The only “craft” goal I have for the next month is this: I want to write without forcing an adrenalin-rush freak out in order to grind out my word count. I still want to write fast a lot, but I want it to be slow and steady throughout the day, like a turtle.

Slow and calm and relaxed like a turtle.

Ohhhmmmmmmm.

I might take a day off tomorrow. *waits for the world to come to a groaning halt* Probably not. I don’t know.

Do you take a day off between WIPs? What’s your foremost writing goal, right now?

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Written by Natasha Fondren in: Full-Time Writing | Tags:
Apr
09
2010
4

Because It Makes Me Happy

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Written by Natasha Fondren in: Uncategorized | Tags:
Apr
08
2010
22

What’s A Day Job Like?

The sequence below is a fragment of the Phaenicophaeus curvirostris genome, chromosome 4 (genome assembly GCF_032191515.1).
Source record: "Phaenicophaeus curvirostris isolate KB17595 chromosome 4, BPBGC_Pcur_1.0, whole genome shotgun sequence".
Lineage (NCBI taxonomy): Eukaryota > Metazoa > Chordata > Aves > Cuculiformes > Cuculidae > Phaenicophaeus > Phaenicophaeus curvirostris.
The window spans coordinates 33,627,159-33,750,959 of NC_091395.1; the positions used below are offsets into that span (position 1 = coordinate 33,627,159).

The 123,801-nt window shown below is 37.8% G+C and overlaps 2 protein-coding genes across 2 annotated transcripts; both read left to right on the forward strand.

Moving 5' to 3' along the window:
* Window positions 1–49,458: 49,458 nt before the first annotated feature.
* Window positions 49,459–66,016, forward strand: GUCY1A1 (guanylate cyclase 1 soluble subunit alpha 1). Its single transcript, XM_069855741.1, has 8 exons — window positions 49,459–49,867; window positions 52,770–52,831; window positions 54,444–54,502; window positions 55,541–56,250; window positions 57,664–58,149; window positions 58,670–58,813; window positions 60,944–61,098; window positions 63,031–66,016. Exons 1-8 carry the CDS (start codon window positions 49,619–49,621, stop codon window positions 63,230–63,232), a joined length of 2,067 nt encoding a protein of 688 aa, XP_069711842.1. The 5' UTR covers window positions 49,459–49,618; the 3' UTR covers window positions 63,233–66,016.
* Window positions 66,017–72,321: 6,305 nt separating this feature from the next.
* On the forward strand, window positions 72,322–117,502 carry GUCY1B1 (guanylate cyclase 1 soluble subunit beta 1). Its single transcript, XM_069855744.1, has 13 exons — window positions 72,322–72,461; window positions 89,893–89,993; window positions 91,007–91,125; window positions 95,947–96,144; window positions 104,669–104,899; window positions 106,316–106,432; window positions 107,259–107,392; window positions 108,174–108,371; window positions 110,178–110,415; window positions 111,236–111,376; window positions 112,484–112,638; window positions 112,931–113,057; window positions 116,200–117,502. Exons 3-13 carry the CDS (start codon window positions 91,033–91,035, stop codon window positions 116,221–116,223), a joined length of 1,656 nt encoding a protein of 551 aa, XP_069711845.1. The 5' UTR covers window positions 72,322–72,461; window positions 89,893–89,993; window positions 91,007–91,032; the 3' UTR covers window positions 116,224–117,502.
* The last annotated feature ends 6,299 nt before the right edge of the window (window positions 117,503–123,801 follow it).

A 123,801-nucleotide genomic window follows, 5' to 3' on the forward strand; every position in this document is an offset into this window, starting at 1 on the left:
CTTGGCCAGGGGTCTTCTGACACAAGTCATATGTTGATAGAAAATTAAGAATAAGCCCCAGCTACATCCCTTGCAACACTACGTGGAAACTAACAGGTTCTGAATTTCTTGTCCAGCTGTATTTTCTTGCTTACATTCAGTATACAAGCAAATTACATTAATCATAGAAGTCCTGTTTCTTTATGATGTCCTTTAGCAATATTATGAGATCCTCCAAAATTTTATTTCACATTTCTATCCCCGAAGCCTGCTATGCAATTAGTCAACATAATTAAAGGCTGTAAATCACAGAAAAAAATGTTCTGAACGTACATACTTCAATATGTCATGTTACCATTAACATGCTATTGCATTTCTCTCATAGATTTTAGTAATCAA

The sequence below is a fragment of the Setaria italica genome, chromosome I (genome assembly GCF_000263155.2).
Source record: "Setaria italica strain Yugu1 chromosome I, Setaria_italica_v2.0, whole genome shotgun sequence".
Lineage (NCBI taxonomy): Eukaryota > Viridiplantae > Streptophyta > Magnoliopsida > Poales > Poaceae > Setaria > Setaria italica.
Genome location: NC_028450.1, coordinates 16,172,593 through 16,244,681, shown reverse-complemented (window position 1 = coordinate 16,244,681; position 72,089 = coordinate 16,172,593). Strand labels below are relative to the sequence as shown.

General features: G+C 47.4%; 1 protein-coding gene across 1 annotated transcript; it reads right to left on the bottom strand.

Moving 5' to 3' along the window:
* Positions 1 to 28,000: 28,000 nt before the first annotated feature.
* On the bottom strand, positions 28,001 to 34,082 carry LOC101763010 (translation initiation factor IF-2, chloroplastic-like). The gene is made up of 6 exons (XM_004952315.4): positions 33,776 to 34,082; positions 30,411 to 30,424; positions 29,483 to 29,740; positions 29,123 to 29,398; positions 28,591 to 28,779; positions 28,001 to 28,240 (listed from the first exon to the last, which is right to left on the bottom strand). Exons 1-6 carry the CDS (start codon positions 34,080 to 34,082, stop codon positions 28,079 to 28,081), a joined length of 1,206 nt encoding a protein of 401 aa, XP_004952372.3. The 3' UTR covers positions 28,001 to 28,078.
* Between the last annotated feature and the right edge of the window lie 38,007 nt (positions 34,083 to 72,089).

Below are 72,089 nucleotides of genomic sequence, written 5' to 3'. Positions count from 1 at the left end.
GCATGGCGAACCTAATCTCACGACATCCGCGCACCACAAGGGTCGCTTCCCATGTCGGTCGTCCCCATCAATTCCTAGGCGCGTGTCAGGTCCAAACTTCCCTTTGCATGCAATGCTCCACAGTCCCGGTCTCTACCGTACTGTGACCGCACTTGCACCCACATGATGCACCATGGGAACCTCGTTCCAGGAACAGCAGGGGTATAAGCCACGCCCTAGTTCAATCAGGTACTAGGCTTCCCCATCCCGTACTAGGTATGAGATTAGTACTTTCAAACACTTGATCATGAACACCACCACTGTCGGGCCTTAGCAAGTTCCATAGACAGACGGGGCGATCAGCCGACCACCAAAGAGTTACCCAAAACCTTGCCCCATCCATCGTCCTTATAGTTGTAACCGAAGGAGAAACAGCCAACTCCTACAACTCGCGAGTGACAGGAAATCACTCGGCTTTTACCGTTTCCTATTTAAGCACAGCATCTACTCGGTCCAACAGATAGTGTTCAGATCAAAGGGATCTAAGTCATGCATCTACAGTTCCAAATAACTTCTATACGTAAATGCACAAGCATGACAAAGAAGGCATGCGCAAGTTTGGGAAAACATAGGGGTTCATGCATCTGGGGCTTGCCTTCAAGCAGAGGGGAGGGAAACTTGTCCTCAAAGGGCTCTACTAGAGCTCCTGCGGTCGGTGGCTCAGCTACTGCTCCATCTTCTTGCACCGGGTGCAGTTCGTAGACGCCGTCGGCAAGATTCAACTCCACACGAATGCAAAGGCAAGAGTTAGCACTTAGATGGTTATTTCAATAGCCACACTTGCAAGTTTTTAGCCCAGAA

Because I think I’ve forgotten. It cracks me up. I got drafted to volunteer for twenty minutes, because Glenn was volunteering for his friends, the campground owners, and his partner in crime wasn’t around to do his part of the cooking. But then the twenty minutes kept going on and on because they just didn’t have enough people, and his partner in crime was not doing any cooking.

I had not volunteered (this is not a charity; the owners are getting paid a ton for this), but when I got roped in, I said I’d stay until 5:30. One lady yelled at me because she wanted me to do something, and I was all, “I have no idea what you’re talking about, tell someone else. I was supposed to leave twenty minutes ago.”